A lot of money is up for grabs in the $2.8-trillion-and-growing global e-commerce industry. However, succeeding in e-commerce requires success on multiple fronts. E-commerce is complicated. From uncovering profitable customer acquisition channels to developing a streamlined, secure checkout process and laying out user-friendly navigation, stores don’t luck themselves into success.
But while most stores want to generate more traffic and offer convenient shopping experiences, many online stores go through the motions and supply shoppers with inadequate, uninspired product information.
Let’s look at how to go above and beyond with your product descriptions.
Avoid the Default or Manufacturer’s Descriptions
Did you know that 20 percent of purchase failures potentially result from missing or unclear product information? Losing one-fifth of your sales because you didn’t put forth enough effort certainly stings.
But on top of lost conversions, copying the standard manufacturer description also jeopardizes your site for duplicate content. If you’re selling on multiple marketplaces in addition to your store, resist the urge to copy and paste your product descriptions. Instead, think about how each marketplace and subsequent customer base varies, and experiment with the copy you think will resonate with each platform’s users.
For example, a store that sells electronics would benefit by focusing their product descriptions on use cases and selling “an experience” along with detail product specifications — whereas if that same store sells their products on eBay and Amazon, and especially international e-hubs like JD.com and Flipkart, then the descriptions should center on important product details.
Target Relevant Keywords
When you’re planning how to create your product pages, there will be a few obvious keywords to target right away, like the brand name, product model and specification. But don’t move on thinking you’ve covered your bases. Further digging will likely yield several more targeting opportunities, especially for category and sub-category pages.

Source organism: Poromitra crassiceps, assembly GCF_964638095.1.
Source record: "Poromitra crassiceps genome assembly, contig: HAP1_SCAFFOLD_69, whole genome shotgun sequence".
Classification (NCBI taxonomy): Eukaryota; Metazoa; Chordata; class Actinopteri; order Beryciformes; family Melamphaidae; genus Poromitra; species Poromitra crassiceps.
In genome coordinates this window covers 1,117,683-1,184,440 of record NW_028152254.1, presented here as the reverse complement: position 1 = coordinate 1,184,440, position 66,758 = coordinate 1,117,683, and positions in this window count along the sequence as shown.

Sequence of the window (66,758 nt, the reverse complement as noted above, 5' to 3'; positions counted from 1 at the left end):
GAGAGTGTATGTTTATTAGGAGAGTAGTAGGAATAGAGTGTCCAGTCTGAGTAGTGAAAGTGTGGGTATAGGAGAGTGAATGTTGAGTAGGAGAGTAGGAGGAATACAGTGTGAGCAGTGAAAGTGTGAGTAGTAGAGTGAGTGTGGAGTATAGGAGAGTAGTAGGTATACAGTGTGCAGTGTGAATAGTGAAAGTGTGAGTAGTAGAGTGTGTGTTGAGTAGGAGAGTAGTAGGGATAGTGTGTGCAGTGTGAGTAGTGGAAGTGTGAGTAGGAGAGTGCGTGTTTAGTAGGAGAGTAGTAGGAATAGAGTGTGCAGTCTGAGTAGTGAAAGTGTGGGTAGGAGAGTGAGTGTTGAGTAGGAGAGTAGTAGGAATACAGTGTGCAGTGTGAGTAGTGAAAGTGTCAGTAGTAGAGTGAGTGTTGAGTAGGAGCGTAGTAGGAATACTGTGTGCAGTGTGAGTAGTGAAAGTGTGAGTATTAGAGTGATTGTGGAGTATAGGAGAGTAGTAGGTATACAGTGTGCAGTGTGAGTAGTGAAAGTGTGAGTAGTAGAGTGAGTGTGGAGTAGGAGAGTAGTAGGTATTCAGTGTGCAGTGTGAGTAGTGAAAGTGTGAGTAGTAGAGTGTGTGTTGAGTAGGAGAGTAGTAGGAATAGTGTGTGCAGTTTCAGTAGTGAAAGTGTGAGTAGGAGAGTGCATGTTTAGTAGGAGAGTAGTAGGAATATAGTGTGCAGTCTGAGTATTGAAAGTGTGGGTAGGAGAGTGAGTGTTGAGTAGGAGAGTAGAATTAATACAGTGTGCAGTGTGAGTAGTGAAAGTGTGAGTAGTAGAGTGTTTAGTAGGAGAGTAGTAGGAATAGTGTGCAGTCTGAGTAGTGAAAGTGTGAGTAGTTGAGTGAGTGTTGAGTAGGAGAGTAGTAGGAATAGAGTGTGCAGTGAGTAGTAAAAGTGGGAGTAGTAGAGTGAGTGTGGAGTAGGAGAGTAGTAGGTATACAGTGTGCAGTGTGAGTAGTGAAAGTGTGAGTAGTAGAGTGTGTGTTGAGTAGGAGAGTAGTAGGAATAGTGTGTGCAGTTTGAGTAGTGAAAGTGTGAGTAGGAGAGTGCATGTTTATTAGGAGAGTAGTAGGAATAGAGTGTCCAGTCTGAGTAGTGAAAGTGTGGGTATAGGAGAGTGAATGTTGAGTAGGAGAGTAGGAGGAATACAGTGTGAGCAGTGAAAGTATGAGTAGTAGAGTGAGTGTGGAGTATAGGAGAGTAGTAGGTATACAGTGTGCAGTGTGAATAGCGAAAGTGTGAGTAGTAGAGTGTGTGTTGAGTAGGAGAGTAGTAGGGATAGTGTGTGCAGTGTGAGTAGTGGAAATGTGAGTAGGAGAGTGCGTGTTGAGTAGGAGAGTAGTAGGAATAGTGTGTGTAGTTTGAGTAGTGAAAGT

Create a spreadsheet listing all your product pages with a keyword-bucket column next to each. This may feel like a big waste of time, but when your product pages rank for more keywords and bring in more organic traffic than your competitors, you’ll be happy you did so.
Leverage Social Proof
You can showcase social proof in various ways — such as a quote about a product from a celebrity or a review from a well-known publication — but the most cost-effective way is to highlight your customers is through product reviews. Setup an automated email that’s sent to customers post-purchase. Allow a reasonable amount of time to pass so they have a chance to use the product. But don’t want to wait too long; otherwise, the purchase won’t be as fresh in the customer’s mind and they’ll be more likely to gloss over your email.
If you’re having trouble getting customer reviews, you can experiment by including a discount code in the email to see if that ups engagement. However, keep in mind that this isn’t necessarily a best practice, and if it proves to be highly effective, you might be stuck giving discounts to get reviews. Don’t limit customers to text-based reviews, either. Allowing customers to submit video reviews and answer user FAQs are lower barriers to entry for many people versus sitting down to type out their experience.